With Microsoft Complaint, Lina Khan’s FTC Takes on Another Big Tech Gaming Deal

By: Steve Albertson , Thomas Ensign , Mark S. Ostrau , Erica R. Sutter , Susan Lee

On December 8, 2022, the same day that the Federal Trade Commission (FTC) delivered its opening arguments to a federal judge in California in the FTC’s bid to halt Meta’s acquisition of virtual reality gaming company Within, the FTC also launched an administrative proceeding seeking to block Microsoft’s proposed $69 billion acquisition of video game publisher Activision Blizzard. With these moves, FTC Chair Lina Khan continues to advance her agenda to take on Big Tech and demonstrates that antitrust enforcers are not hesitant to take aggressive stances, even in areas where they have previously had a limited record of success.

Microsoft develops and publishes a number of its own popular video games but is also a leading purveyor of video gaming platforms and consoles, including Xbox. The FTC’s complaint focuses only on the vertical aspect of the transaction. Specifically, it alleges that if the gaming deal were allowed to close, it would lead to Microsoft disadvantaging Sony, Nintendo and its other platform and console rivals by degrading or otherwise foreclosing their access to Activision’s blockbuster games, including those from the “Call of Duty” and “Diablo” franchises.

Returning to the Vertical Well

By choosing not to focus on the horizontal competition between Microsoft and Activision in the development and publishing of popular games, and instead focusing on a downstream market in which Activision does not compete, Khan’s FTC continues a recent string of actions against so-called vertical mergers.

The first such action was taken soon after Khan’s appointment as FTC Chair in the summer of 2021, when the Commission withdrew its approval from the joint FTC/Department of Justice (DOJ) Vertical Merger Guidelines. According to Khan and other Democrats on the Commission, these guidelines encouraged too much deference to inherently weak arguments often used to justify nonenforcement decisions in vertical cases. Among such arguments are that the efficiencies associated with vertical integration tend to benefit consumers through lower prices or increased innovation.

In the months that followed the FTC’s withdrawal from the guidelines, Khan and her staff pursued a more aggressive approach toward vertical deals, litigating two challenges (Illumina/Grail and Lockheed/Aerojet) with mixed results. An administrative law judge rejected the FTC’s bid to block the Illumina deal in September 2022, a ruling which the FTC staff is appealing to the full Commission. The parties to the Lockheed deal ultimately abandoned the deal weeks after the FTC launched an administrative action to block it. A third vertical transaction, a proposed tie-up between chipmaker Nvidia and chip designer Arm, was eventually abandoned by the parties two months after the FTC filed an administrative complaint.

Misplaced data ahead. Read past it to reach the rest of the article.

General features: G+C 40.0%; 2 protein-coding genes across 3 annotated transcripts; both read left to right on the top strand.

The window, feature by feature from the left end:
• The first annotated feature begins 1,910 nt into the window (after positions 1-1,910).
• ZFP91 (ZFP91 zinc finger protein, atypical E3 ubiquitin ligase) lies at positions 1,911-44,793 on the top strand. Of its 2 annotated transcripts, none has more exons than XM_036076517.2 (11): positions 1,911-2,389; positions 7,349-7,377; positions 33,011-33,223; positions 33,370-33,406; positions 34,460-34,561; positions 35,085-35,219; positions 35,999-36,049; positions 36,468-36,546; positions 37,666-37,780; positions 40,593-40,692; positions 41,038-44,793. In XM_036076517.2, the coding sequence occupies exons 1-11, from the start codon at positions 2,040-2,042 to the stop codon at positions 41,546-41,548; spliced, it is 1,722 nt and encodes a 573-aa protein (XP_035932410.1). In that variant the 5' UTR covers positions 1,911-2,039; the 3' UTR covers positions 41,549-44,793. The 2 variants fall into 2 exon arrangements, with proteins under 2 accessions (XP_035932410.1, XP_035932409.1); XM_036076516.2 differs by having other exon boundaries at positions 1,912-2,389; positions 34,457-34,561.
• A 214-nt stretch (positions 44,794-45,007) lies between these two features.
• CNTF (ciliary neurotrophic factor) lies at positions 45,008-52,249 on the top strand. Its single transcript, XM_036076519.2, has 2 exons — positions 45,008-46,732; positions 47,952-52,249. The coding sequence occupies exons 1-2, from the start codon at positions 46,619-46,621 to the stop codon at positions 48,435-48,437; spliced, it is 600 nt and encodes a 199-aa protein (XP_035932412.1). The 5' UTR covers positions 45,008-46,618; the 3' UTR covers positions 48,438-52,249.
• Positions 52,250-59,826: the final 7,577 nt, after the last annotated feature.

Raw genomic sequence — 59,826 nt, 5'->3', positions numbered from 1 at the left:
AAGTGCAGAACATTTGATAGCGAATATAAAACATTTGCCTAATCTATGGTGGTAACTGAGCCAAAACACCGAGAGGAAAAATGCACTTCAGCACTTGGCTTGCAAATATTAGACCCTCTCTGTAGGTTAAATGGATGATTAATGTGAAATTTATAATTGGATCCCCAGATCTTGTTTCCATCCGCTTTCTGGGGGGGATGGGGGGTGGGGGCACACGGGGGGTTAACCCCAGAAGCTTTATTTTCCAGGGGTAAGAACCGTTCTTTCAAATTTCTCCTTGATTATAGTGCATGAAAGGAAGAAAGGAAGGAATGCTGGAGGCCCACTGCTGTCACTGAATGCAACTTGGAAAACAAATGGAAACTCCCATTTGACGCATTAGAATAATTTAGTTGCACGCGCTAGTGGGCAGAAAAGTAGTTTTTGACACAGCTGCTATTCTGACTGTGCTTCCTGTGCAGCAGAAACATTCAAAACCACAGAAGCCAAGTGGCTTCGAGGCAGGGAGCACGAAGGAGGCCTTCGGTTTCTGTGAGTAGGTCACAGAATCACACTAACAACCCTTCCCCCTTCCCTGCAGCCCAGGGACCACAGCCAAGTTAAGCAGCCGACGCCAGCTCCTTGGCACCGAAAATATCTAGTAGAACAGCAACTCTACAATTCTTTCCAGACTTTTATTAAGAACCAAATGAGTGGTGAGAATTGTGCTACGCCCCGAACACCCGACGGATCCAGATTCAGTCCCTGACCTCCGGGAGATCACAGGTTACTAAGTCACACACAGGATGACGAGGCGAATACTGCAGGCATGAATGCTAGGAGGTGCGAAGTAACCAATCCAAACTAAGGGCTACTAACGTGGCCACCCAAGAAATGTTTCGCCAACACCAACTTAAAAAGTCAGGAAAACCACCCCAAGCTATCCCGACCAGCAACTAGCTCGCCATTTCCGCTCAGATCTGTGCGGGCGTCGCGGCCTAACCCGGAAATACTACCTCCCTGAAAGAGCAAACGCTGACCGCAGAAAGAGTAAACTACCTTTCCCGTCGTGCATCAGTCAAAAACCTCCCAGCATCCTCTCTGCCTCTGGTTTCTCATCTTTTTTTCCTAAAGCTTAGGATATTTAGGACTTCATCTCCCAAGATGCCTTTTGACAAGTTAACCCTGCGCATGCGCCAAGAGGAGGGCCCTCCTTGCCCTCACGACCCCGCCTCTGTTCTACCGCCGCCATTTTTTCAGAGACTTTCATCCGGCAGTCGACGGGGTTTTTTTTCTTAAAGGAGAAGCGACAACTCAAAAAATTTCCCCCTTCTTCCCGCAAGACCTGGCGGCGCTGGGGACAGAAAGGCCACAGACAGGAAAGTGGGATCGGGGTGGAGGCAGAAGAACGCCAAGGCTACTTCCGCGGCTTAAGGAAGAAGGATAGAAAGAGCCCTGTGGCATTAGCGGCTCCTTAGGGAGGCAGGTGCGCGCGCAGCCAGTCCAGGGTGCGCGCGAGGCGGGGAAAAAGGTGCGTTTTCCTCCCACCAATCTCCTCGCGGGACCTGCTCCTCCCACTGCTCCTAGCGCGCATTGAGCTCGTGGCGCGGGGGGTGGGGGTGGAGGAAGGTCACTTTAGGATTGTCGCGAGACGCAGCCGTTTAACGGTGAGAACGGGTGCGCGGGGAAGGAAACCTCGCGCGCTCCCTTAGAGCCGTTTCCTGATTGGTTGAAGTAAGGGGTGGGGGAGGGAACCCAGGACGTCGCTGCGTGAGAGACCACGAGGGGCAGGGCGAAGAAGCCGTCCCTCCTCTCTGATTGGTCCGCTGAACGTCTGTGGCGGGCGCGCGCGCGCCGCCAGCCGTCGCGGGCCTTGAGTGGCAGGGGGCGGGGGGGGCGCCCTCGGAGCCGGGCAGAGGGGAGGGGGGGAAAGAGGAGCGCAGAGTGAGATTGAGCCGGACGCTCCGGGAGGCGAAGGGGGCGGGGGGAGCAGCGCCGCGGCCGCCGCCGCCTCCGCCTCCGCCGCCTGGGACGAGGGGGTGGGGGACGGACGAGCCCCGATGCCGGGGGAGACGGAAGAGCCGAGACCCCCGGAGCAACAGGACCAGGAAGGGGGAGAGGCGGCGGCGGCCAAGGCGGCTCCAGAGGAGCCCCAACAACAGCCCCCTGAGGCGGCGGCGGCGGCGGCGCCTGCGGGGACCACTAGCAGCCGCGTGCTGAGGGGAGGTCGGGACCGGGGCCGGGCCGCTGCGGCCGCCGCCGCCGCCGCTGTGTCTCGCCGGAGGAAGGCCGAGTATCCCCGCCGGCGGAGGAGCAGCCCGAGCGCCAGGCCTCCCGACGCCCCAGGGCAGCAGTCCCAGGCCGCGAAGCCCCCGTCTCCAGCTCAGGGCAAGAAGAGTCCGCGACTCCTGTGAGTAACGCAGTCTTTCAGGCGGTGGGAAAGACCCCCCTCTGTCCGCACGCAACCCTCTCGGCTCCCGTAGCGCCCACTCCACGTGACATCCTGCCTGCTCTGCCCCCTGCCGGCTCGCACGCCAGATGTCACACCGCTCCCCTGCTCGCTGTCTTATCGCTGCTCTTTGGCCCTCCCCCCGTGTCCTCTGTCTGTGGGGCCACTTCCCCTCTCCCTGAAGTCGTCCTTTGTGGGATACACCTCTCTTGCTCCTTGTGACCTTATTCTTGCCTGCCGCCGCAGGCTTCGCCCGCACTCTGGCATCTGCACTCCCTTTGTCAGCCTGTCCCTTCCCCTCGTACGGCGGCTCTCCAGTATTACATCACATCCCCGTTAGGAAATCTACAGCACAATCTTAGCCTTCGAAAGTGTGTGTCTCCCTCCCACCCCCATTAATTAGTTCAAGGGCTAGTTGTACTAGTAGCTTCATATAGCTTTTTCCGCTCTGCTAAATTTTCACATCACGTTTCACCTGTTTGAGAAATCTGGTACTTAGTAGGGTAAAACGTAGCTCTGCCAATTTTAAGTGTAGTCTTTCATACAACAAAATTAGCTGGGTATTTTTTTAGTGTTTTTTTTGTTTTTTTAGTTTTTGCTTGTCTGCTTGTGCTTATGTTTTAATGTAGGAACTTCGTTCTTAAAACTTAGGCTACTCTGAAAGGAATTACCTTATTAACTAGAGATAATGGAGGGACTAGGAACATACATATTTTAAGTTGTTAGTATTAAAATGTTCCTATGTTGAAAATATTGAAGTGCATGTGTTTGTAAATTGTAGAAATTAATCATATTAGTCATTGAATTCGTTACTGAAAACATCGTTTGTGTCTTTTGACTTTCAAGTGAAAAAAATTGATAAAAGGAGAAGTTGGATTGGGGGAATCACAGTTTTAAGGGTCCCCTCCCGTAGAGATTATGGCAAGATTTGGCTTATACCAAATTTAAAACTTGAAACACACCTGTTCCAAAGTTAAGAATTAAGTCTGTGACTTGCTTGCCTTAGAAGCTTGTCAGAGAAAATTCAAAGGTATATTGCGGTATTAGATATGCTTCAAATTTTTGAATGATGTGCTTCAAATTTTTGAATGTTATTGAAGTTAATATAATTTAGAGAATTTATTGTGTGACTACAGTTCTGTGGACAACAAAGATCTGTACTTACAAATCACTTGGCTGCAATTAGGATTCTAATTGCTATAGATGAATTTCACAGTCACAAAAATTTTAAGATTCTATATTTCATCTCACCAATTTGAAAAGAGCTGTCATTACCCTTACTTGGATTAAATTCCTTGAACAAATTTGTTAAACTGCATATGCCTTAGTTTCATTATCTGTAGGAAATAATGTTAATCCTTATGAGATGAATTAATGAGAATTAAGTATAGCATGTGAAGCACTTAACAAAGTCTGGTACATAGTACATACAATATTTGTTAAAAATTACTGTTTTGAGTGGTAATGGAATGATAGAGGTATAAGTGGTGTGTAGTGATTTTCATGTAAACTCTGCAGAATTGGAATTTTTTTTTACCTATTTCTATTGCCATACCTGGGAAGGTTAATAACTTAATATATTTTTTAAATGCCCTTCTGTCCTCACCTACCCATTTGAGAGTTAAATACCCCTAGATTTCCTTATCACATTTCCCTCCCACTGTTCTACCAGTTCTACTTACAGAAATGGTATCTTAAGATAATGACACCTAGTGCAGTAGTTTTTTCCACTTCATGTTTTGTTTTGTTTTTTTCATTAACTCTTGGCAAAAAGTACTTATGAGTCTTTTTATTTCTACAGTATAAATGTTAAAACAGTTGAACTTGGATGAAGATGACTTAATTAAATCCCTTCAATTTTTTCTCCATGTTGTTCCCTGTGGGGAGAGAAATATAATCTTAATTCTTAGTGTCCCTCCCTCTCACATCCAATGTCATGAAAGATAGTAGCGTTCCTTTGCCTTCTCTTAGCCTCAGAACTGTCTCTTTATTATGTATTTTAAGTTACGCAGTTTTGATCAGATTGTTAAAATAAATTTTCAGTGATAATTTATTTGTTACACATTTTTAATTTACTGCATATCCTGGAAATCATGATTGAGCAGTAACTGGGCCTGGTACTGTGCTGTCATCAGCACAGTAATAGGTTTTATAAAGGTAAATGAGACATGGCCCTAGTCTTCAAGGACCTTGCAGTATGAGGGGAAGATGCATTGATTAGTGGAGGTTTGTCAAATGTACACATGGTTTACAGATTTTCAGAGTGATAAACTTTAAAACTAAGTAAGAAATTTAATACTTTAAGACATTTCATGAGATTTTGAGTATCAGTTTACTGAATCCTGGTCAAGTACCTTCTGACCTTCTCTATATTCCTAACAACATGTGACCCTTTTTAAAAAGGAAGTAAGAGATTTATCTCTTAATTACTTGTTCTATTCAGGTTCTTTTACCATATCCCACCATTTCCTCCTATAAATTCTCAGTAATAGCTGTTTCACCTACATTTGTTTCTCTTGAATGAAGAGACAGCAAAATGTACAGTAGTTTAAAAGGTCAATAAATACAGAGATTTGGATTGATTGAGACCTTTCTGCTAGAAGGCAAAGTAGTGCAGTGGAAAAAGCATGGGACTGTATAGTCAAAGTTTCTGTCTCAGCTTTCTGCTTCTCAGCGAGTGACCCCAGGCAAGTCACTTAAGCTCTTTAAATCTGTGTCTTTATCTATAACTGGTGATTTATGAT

As the agency heightens its focus on vertical mergers, it confronts some difficult precedent, most notably in the DOJ’s attempt to block AT&T’s acquisition of Time Warner in 2018. The arguments made by DOJ in that case—the first litigated challenge to a vertical transaction in 40 years—bear a notable similarity to the FTC’s current allegations against Microsoft. In the AT&T matter, the government alleged that by completing the deal, AT&T would gain the incentive and ability to raise the cost of, or even deny access to, key Time Warner television content to the detriment of competitors of AT&T’s DirectTV service. The government further argued that such a foreclosure strategy would ultimately be more profitable for AT&T than simply pursuing the widest distribution possible for valuable Time Warner programming. The court was unpersuaded by the government’s arguments. The DOJ, and the broader effort to step up vertical merger enforcement, suffered what is regarded as a resounding defeat.

The FTC may also run into a set of facts in the Microsoft matter that could complicate their efforts. While traditional antitrust enforcement might legitimately be concerned that a dominant gaming console or platform firm acquiring a prominent game studio and/or entering exclusive distribution deals with such could threaten to exclude smaller rivals (ultimately seeing them exit the market), the FTC’s complaint against Microsoft does not allege that Microsoft even is the largest participant in any of the relevant markets that the FTC has alleged would be harmed by the proposed transaction. Further, the FTC’s complaint makes no mention of the fact that Sony and Microsoft, as well as Nintendo, each has competed for years by developing vertically integrated game content for their consoles, acquired previously independent game studios, and made certain acquired game titles exclusive for the purpose of attracting users to their respective console platforms.

Failed Negotiations

The FTC’s complaint to stop the Microsoft deal comes after Microsoft apparently made several attempts to assuage enforcers’ concerns and avoid litigation.